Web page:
Tourism interests have proven resilient in Moore County, buoying the hospitality industry this year after the economic whiplash of 2020.
According to figures released late last week by the state, local visitor spending dipped to $396 million last year, representing a 32 percent drop compared to 2019’s all-time high of $563 million. The decrease ranks as the 14th highest rate of decline statewide; however, Moore County remains one of North Carolina’s highest ranked tourism economies.
Statewide numbers tracked similarly with domestic and international travelers spent $19.96 billion in North Carolina in 2020, also a 32 percent decrease from 2019.
Commissioned by Visit North Carolina and conducted by the U.S. Travel Association in collaboration with Tourism Economics, the annual visitor spending study provides preliminary estimates of domestic and international traveler expenditures as well as employment, payroll income, and state and local tax revenues directly generated by these expenditures. The findings are considered preliminary and reflect the economic impact of tourism on each of the state’s 100 counties.
“The pandemic impacted the entire state with a few outliers. Moore County was not immune and we knew that before these numbers were published,” said Phil Werz, president and CEO of the Pinehurst, Southern Pines, Aberdeen Area Convention and Visitors Bureau (CVB).
Here in Moore County, state tax revenue totaled $18.6 million last year through state sales and excise taxes, and taxes on personal and corporate income. About $17.6 million in local taxes were generated from sales and property tax revenue from travel and travel-support businesses.
The estimated state and local tax savings per resident was calculated at $352.09, the study found. Also, for the first time, the report further broke down visitor spending data based on a variety of travel-related sectors.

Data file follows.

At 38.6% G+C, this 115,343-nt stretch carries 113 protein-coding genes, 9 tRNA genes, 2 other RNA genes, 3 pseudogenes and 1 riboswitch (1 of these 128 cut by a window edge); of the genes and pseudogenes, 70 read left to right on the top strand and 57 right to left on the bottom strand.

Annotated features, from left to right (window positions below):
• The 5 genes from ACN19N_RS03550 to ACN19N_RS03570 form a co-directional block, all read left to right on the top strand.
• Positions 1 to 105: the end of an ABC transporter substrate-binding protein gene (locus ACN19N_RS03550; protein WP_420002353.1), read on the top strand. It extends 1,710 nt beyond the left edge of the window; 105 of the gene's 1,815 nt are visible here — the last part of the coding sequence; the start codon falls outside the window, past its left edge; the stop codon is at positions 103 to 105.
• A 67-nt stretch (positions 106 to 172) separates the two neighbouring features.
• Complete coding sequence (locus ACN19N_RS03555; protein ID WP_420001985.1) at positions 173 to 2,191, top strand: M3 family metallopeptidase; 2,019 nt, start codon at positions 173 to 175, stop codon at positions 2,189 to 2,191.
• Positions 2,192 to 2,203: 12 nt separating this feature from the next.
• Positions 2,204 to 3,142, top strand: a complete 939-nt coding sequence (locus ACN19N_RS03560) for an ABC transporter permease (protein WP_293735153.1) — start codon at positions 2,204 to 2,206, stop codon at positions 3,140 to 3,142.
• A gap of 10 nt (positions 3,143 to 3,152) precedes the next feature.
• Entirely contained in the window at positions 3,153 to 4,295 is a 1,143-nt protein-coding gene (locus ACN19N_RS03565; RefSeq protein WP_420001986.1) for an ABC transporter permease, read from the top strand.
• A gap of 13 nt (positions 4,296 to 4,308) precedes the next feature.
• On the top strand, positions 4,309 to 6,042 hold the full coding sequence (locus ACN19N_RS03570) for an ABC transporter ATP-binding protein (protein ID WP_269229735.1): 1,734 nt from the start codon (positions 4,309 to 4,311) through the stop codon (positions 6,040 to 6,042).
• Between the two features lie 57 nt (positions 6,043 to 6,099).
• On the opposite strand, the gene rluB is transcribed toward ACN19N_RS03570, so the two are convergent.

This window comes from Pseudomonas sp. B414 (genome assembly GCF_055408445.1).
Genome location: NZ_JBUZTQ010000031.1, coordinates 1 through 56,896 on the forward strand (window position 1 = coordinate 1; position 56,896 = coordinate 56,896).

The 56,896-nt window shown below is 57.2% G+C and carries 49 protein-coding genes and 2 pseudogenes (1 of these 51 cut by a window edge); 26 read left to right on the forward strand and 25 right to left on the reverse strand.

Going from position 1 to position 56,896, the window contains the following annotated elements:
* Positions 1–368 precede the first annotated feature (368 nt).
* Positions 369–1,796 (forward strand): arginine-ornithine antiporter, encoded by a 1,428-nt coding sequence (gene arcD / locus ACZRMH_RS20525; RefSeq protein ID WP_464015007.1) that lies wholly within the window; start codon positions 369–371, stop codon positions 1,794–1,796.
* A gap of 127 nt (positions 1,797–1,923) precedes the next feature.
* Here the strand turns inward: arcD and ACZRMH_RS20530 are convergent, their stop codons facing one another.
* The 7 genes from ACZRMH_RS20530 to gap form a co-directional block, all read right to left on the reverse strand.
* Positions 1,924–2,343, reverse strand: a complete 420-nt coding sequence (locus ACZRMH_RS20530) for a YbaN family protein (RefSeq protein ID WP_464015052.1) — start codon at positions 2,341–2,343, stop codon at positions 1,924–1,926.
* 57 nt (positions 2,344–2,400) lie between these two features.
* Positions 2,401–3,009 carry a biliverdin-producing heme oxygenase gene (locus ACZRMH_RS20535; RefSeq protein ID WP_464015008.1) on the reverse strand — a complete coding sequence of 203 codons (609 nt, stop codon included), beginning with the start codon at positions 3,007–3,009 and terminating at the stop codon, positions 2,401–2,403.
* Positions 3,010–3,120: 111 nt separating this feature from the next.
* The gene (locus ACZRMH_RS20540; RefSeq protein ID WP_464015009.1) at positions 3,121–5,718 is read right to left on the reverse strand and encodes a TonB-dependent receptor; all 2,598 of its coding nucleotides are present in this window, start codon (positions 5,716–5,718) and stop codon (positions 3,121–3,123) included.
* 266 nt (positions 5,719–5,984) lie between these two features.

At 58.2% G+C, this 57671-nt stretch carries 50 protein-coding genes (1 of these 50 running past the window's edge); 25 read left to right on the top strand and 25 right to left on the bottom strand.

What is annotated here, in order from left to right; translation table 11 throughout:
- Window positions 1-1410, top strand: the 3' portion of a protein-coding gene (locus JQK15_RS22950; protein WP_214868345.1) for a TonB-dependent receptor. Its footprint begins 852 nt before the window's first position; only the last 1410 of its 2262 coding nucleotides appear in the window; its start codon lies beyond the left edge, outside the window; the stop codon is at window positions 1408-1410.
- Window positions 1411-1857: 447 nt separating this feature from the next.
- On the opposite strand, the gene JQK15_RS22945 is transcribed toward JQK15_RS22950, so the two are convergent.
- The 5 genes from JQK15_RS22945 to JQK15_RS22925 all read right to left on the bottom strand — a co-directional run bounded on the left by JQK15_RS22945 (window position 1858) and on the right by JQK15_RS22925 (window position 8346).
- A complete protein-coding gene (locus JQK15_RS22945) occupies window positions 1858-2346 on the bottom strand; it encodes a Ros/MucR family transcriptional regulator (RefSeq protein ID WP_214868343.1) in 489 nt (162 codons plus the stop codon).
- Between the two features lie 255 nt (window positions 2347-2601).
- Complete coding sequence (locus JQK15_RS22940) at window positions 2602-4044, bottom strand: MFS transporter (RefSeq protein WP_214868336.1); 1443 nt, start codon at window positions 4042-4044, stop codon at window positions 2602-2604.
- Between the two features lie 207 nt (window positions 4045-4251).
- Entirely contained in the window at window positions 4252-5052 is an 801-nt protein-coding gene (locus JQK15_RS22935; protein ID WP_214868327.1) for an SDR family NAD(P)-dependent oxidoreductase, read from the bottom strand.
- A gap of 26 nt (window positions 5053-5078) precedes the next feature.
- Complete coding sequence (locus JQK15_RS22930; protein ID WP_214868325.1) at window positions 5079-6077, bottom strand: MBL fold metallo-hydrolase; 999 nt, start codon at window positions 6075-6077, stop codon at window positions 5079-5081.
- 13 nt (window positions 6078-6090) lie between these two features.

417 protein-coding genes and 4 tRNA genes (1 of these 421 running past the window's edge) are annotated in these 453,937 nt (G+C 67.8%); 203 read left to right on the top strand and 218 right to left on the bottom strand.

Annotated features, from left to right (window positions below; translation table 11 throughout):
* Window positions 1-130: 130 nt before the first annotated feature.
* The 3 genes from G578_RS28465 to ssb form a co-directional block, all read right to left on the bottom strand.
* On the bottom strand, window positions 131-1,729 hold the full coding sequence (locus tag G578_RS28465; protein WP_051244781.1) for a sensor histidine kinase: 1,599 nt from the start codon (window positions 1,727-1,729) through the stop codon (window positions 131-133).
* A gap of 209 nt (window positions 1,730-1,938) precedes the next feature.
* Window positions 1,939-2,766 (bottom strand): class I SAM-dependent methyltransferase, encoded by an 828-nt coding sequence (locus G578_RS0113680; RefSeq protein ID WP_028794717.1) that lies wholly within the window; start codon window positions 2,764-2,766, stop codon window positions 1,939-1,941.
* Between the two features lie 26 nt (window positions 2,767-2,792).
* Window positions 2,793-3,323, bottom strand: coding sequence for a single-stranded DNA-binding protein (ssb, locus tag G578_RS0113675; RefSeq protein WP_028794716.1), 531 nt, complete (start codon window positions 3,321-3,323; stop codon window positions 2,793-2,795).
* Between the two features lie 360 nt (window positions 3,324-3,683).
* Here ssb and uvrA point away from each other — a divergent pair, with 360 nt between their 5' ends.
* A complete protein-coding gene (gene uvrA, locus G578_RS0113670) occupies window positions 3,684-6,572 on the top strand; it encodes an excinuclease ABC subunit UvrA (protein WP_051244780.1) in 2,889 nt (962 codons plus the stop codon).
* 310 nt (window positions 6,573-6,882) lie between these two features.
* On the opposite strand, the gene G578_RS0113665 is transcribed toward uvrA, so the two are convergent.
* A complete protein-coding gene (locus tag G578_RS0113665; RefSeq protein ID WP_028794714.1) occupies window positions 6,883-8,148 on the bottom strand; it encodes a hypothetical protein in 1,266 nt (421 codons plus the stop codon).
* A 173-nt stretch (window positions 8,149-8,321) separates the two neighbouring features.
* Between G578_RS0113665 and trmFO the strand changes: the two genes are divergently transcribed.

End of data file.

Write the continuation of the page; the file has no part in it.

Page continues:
Overall, Moore County ranked top thirteenth or better in all spending categories in 2020, including lodging at $89.2 million (ranked 13th); food and beverage at $137.1 million (12th); recreation at $51.8 million (10th); retail at $36.9 million (13th) and transportation at $81 million (12th).
Urban counties in North Carolina saw more acute losses in visitor spending with Mecklenburg down 51 percent; Durham (50 percent); Guilford and Orange (48 percent); and Forsyth (47 percent).
“Fortunately, 2020 is ancient history and something no one ever wishes to see happen again, but we came through it all better than most based on the numbers,” said Werz.
Local tourism began to rebound late last year and, with golf also seeing a national resurgence, all-time Moore County occupancy tax collection figures were recorded in six of the first eight months of 2021. The only exceptions being February, when it rained nearly every day, and June — when the high water mark was set during the 2014 back-to-back U.S. Opens.
“No matter how you slice it, yes 2020 was down for most of the entire state. But we have not only recovered from the direct impacts of the pandemic, we are once again on all-time monthly record pacing,” Werz said. “We are in a good place. We have recovered well and that is a credit to the more than 4,400 people that work in the (Moore County) tourism industry.”
The annual visitor spending study prepared for Visit NC can be viewed online at partners.visitnc.com/economic-impact-studies.